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Old 24-06-2007, 23:29   #16
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The industry standard is the one you describe, for which I have provided the link.
Andy, with all due respect, this practice maybe done, but it is NOT industry standard. Even in Dels original diagram, "b" even states in the last sentance that "this form of securing is questionable".
Maybe Michigan wheel use the technique you describe, but that doesn't automaticly make industry standard. There may or may not be a valid reason for them to do it in the way they do. But I can assure you that my version is the more common industry standard. And for the reason I stated. The "big" nut takes the torsional force, the "small nut" is simply there for locking.
By the way, those Nord-Locks are simply magic.
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Old 24-06-2007, 23:47   #17
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Remember guys this is the marine industry. Standards? Everyone has one. LOL
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Old 25-06-2007, 00:10   #18
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There are many arguments both ways, the arguments that say the thin nut goes first make a lot of sense to me.

When you tighten the second nut, it loads up its threads and by pushing down on the lower nut it UNLOADS those threads. The thread on the inner nut must be loaded DOWN toward the prop, otherwise it would not serve its locking purpose. Assuming that thread loading is the key, then the thicker nut should have the higher thread loading in normal use and be the outer nut.

But in the real world it doesn't matter. some people do it one way, some do it the other. I have never heard of a prop coming off because the threads on the shaft were over loaded and stripped.

The whole argument would seem to be a tempest in a teapot from a practical standpoint. Either approach works to jam the nuts against backing out, and that, rather than thread loading, seems to be the key.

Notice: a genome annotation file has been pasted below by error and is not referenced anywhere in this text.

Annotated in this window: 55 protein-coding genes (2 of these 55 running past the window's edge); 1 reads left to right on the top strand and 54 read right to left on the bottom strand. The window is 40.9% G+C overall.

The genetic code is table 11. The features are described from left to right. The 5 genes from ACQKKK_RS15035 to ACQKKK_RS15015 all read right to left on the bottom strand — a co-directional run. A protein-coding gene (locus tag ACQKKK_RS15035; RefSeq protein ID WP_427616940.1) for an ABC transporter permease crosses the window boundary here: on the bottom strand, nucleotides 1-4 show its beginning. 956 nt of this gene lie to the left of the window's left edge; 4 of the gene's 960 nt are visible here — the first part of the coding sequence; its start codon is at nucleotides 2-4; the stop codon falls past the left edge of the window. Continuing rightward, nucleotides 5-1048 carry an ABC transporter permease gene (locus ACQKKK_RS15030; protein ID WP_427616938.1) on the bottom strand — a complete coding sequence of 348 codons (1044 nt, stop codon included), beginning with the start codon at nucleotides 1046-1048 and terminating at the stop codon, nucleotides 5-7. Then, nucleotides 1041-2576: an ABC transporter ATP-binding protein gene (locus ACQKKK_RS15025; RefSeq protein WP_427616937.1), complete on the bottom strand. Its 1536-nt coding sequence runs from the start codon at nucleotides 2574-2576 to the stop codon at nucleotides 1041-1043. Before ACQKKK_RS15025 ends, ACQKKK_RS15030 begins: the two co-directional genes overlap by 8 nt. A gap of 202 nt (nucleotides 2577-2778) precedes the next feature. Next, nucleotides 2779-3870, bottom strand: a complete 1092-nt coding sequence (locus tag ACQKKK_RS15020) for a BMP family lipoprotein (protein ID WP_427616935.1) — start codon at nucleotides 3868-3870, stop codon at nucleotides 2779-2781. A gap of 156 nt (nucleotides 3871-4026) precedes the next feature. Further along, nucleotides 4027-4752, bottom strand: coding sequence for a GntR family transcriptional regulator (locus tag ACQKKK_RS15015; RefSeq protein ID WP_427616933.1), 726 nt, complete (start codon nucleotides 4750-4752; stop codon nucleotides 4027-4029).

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Old 25-06-2007, 00:49   #19
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Originally Posted by fstbttms
A quick Google search comes up with illustrations refuting your position:



LOCKING DEVICES, KEYS, SPRINGS, RIVETS AND WELDING

However, there seems to be more literature supporting the "jam nut first" theory. I will contact my favorite propeller repair shop tomorrow and ask which they recommend. I will post their response here.
Did you happen to notice where your link is from
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Old 25-06-2007, 01:22   #20
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Quote:
Originally Posted by GreatKetch
The whole argument would seem to be a tempest in a teapot from a practical standpoint. Either approach works to jam the nuts against backing out, and that, rather than thread loading, seems to be the key.
Apathy! There is a reason for specified torques. So people without good mechanical knowledge don't over/under tighten fasteners. Ever seen a perfectly good wheel/tire laying along the freeway and then the car farther up the road?

The problem being when you load the narrow nut the threads in the nut become distorted.

If one tightens the narrow against the long nut, the narrow can work loose, in turn, leaving the long nut to fend for itself.

When one tightens the long nut against the narrow nut, it preserves it and they both work together.


So, why not use two long nuts??? You can! if you want all that extra hanging out there, and there's no distortion in the thread, just making it longer nut thats just a little extra tight.

Besides, have you ever seen a long nut's face precisely perpendicular to the threads. NOT! Put one on a piece of all-thread and spin it in a lathe.

A jam nut (narrow) will straighten itself out because the threads do distort. Then the long nut follows suit the best it can. Read the first post very carefully!

Engineers have been working on this for many years and the theory still stands today. See my first post (1943)
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Old 25-06-2007, 01:35   #21
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There is another point missing in this discusion. I missed it at first, my mistake. I was not thinking of a Prop being held on, but rather using it to tension a bolt. In bolt tensioning, the required torq is not just protecting the thread of either Bolt or Nut, but it is protecting the tensional force of the bolt. It is stretching the bolt a required amount.